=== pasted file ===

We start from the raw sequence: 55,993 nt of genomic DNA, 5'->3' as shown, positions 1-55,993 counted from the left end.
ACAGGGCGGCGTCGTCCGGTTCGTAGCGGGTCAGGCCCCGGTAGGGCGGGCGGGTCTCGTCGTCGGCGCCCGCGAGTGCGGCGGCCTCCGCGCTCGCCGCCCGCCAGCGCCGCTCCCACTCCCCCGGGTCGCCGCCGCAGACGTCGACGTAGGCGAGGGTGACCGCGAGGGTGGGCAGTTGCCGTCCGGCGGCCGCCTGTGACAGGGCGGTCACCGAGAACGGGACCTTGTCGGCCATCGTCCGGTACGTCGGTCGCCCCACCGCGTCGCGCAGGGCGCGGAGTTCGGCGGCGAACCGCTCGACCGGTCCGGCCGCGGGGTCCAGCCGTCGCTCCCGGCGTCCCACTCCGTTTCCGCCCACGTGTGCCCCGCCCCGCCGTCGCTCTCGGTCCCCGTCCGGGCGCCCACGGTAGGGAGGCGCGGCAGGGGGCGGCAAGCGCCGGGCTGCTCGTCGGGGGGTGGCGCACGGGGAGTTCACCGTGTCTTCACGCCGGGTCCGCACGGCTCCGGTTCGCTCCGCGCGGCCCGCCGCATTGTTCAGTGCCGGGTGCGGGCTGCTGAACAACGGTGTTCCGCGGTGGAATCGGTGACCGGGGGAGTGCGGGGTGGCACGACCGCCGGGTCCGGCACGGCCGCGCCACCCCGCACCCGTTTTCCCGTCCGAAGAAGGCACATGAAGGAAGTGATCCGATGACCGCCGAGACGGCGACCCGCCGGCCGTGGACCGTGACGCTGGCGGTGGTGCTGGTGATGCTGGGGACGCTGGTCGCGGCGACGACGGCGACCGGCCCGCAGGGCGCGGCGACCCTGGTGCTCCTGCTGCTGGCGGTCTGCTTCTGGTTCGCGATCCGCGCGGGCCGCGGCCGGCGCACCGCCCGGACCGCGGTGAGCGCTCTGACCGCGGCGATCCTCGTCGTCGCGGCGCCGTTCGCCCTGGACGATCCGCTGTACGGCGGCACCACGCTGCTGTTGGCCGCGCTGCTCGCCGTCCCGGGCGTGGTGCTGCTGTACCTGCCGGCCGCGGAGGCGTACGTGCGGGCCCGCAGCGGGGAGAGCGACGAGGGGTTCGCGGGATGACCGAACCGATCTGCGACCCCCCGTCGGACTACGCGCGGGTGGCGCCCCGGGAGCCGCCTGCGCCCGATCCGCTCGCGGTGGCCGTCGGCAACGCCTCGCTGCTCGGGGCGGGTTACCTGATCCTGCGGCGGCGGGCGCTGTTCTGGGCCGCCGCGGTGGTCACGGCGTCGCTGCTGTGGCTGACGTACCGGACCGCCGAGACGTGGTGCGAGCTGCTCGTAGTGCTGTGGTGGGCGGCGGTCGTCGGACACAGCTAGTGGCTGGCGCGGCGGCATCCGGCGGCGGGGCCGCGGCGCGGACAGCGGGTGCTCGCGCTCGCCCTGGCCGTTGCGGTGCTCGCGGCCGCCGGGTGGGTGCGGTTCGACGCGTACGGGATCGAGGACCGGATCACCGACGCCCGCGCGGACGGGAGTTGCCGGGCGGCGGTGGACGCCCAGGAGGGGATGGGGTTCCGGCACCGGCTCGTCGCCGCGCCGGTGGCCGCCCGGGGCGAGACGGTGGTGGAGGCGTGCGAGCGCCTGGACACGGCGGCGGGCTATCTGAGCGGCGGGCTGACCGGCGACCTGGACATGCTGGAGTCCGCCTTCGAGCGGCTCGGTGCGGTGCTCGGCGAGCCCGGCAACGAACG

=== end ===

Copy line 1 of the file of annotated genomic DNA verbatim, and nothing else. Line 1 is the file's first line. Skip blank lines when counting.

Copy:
We start from the raw sequence: 55,993 nt of genomic DNA, 5'->3' as shown, positions 1-55,993 counted from the left end.